What was this blight that had come down over the people she loved? Did she see it in stark relief because she had been away from it? Had it percolated gradually through the years until now? Had it always been under her nose for her to see if she had only looked?
Jean Louise sat in the car, staring at the steering wheel. Why is it that everything I have ever loved on this earth has gone away from me in two days’ time? Would Jem turn his back on me? She loved us, I swear she loved us. She sat there in front of me and she didn’t see me, she saw white folks. She raised me, and she doesn’t care.
It was not always like this, I swear it wasn’t. People used to trust each other for some reason, I’ve forgotten why. They didn’t watch each other like hawks then. I wouldn’t get looks like that going up those steps ten years ago. She never wore her company manners with one of us… when Jem died, her precious Jem, it nearly killed her…
She answered: please believe me, what has happened in my family is not what you think. I can say only this—that everything I learned about human decency I learned here. I learned nothing from you except how to be suspicious.
“I’m only trying to make you see beyond men’s acts to their motives. A man can appear to be a part of something not-so-good on its face, but don’t take it upon yourself to judge him unless you know his motives as well…”
Jean Louise said, “Are you saying go along with the crowd and then when the time comes—”
Henry checked her: “Look, honey. Have you ever considered that men, especially men, must conform to certain demands of the community they live in simply so they can be of service to it?”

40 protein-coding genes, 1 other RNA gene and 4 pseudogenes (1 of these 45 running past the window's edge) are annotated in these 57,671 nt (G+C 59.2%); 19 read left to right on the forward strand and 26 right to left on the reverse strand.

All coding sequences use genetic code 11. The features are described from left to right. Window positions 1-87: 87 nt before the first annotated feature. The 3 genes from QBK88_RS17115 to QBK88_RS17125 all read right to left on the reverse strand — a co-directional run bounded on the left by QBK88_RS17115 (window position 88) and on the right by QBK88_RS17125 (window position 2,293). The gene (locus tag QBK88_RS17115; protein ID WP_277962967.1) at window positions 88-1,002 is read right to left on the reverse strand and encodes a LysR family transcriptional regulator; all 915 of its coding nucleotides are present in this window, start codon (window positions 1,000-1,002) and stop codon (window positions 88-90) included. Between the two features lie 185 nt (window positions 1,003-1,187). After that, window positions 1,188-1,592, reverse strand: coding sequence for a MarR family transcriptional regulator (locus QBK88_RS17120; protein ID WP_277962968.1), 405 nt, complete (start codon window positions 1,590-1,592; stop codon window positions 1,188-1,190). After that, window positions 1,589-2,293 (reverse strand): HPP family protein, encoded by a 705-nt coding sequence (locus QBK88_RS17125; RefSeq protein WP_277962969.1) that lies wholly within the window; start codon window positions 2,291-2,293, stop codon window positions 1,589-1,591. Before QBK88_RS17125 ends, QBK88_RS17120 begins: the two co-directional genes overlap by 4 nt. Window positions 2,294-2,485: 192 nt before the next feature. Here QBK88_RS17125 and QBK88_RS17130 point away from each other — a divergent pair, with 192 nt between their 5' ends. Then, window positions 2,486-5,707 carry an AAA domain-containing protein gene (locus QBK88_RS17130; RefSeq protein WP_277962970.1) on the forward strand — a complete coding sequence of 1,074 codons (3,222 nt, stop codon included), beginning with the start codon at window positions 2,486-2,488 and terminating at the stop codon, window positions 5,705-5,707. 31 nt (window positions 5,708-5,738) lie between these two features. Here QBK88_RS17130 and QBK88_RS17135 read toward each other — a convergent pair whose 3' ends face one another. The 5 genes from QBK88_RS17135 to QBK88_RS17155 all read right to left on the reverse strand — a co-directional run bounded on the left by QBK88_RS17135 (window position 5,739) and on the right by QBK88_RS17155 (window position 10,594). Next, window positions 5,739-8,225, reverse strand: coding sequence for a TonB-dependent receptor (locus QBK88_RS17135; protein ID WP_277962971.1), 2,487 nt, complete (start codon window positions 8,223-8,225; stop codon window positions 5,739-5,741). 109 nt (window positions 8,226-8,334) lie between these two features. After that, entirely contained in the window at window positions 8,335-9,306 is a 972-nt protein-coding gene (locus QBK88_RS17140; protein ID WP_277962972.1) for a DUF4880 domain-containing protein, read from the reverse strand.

“You sowed the seeds in me, Atticus, and now it’s coming home to you—”
“Are you finished with what you have to say?”
She sneered. “Not half through. I’ll never forgive you for what you did to me. You cheated me, you’ve driven me out of my home and now I’m in a no-man’s-land but good—there’s no place for me any more in Maycomb, and I’ll never be entirely at home anywhere else.”
“How they’re as good as they are now is a mystery to me, after a hundred years of systematic denial that they’re human. I wonder what kind of miracle we could work with a week’s decency.
“There was no point in saying any of this because I know you won’t give an inch and you never will. You’ve cheated me in a way that’s inexpressible, but don’t let it worry you, because the joke is entirely on me. You’re the only person I think I’ve ever fully trusted and now I’m done for.”
“You may not know it, but there’s room for you down here.”
“You mean Atticus needs me?”
“Not altogether. I was thinking of Maycomb.”
“That’d be great, with me on one side and everybody else on the other. If life’s an endless flow of the kind of talk I heard this morning, I don’t think I’d exactly fit in.”
“That’s the one thing about here, the South, you’ve missed. You’d be amazed if you knew how many people are on your side, if side’s the right word. You’re no special case. The woods are full of people like you, but we need some more of you.”
… “What on earth could I do? I can’t fight them. There’s no fight in me any more…”
“I don’t mean by fighting; I mean by going to work every morning, coming home at night, seeing your friends.”
“You may be sorry, but I’m proud of you.”
She looked up and saw her father beaming at her…
“Well, I certainly hoped a daughter of mine’d hold her ground for what she thinks is right—stand up to me first of all.”